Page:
The Carnegie Arts Center is bringing the artist of “The Infinity Boxes” to town on Sunday for a presentation on his creation.
Matt Elson will be discussing his work as part of the Carnegie’s Sunday Lecture Series. The presentation will be at 3 p.m. Sunday at the Carnegie Arts Center at 250 N. Broadway.
Elson, a native of Modesto, created the interactive exhibit of sculptural works that invite the viewer to engage inside a unique, kaleidoscopic space. The exhibit is on display through Sunday in the Ferrari Gallery.
“Philosophically the goal of 'The Infinity Boxes' is to playfully explore human perception and social interaction,” said Elson. “Aesthetically the goal is to create objects that draw the viewer in from a distance with the box's odd beauty; they become progressively less comprehensible during interaction.”
“The Infinity Boxes” are social by design and only ‘activate’ when each available window is filled by a person, explained Carnegie Art Centers Director Lisa McDermott. The exhibit is a form of contemporary portraiture that is tuned to social media. Typically two people will walk up, look in from each side, put their heads in the box, be surprised/get happy, then spontaneously take out their phones to photograph each other and publish those pictures via the web.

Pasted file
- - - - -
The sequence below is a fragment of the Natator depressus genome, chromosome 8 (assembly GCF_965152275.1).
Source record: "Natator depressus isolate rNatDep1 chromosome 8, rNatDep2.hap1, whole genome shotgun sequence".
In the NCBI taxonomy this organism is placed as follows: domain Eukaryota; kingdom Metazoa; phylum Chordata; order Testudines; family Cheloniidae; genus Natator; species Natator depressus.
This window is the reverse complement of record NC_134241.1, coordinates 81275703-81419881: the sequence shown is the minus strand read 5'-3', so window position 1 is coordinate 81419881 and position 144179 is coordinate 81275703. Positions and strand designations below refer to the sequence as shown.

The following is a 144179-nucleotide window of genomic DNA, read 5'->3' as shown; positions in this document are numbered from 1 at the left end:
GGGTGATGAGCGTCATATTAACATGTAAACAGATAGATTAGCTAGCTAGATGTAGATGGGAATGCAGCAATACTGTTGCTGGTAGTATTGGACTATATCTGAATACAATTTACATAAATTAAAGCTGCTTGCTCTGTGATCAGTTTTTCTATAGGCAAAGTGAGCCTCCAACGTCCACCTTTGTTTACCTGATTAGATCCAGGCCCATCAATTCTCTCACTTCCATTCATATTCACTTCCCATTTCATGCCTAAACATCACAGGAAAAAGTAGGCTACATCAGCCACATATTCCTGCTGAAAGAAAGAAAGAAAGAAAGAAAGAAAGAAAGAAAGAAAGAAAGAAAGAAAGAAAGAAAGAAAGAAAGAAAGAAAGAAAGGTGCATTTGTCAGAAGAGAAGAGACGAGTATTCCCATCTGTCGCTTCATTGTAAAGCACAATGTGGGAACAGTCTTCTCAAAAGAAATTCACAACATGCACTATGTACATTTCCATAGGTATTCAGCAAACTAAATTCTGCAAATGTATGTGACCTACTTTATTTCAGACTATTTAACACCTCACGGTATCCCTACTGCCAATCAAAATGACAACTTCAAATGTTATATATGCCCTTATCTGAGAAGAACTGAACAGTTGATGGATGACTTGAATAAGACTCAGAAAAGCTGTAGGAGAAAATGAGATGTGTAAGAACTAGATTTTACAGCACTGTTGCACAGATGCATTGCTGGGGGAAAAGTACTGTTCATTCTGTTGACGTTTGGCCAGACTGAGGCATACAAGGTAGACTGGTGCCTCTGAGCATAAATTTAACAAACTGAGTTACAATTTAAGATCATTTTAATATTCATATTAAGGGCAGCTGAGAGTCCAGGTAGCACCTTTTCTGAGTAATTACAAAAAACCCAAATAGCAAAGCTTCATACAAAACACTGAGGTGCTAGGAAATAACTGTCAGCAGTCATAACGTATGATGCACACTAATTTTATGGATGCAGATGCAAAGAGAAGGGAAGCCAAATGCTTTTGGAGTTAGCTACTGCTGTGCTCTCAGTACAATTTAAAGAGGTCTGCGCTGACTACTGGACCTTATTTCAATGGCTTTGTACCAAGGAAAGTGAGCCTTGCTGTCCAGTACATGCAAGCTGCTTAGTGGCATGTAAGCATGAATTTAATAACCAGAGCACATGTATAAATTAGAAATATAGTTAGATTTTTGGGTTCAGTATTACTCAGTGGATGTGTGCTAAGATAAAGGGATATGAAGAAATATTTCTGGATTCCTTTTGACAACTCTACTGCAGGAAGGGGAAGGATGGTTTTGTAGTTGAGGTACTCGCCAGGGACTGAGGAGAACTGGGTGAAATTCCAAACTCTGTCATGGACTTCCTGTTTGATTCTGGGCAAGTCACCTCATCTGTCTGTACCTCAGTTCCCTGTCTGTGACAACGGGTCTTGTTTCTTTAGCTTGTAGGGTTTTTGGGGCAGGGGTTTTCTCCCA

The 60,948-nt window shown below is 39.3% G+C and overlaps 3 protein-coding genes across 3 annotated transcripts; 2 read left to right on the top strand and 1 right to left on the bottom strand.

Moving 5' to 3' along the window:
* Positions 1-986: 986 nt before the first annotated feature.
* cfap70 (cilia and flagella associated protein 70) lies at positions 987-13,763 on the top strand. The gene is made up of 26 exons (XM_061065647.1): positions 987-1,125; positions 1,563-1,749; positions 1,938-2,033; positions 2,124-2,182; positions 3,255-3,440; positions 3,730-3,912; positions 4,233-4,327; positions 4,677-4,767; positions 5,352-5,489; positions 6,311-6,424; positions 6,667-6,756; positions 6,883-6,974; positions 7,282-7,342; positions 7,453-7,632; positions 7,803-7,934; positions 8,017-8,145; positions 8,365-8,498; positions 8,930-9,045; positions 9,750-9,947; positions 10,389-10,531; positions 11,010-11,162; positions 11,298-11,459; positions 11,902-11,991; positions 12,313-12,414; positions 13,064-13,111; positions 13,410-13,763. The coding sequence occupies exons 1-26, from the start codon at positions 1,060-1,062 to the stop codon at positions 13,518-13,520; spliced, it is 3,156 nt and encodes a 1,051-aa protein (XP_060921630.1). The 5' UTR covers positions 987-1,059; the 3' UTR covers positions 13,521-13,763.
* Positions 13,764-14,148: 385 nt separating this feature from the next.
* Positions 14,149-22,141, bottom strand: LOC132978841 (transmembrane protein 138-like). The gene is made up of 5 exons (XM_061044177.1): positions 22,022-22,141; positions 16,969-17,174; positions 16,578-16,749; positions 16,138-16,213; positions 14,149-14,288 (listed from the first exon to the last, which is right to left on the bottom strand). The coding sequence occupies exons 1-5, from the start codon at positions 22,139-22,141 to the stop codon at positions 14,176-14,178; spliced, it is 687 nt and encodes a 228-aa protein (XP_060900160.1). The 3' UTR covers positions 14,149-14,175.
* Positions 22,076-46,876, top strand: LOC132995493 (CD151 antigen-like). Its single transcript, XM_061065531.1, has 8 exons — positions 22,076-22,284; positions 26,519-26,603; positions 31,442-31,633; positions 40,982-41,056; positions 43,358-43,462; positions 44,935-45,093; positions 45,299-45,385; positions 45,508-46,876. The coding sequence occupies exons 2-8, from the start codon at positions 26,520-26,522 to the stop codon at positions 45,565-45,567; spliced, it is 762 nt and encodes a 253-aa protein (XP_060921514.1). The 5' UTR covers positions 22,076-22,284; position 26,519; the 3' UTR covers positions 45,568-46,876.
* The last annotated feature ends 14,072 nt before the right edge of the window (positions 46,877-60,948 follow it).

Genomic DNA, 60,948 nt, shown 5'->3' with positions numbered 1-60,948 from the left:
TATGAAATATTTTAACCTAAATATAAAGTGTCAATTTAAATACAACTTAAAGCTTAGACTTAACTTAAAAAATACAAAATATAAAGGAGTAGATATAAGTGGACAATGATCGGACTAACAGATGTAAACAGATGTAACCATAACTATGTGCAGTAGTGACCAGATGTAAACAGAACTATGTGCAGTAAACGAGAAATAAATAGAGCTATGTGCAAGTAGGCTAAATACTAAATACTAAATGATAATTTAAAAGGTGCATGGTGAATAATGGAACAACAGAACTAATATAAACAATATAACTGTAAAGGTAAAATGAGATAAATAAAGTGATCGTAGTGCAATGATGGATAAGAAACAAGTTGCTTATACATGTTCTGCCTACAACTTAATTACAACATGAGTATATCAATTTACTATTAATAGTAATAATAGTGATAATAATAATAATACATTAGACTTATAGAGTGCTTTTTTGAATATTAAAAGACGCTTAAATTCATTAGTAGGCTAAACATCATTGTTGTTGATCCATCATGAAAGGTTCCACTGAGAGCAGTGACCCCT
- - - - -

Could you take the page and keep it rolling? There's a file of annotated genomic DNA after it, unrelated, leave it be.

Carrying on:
“It's happened tens of thousands of times now and it’s the normal interaction in response to the given stimuli,” Elson said.
Some of the box experiences cannot be photographed as the image exists solely inside the viewers head. These cases rely on each eye giving the brain a separate input which is assembled into an entirely subjective image. In these cases the image is never the same twice, and can never be recorded as experienced, as the process relies on the brain as image compositor of two disparate visual inputs. “The Infinity Boxes” create self-awareness of the process of seeing, while at the same time generating a sense of wonder in the participants, McDermott explained.
Elson is an internationally award-winning computer graphics artist who has worked in 3D computer graphics since 1982, working with Walt Disney Feature Animation, Dreamworks Feature Animation, Magnet Interactive Studios, The Post Group LA and Symbiotics, Inc. In 2005 he returned to making fine art.
Admission to see the exhibit is $8 for general admission and $5 for students and seniors. The exhibit is free for children 12 years and younger.
Gallery hours are from 10 a.m. to 5 p.m. Wednesday through Sunday and 10 a.m. to 8 p.m. Fridays.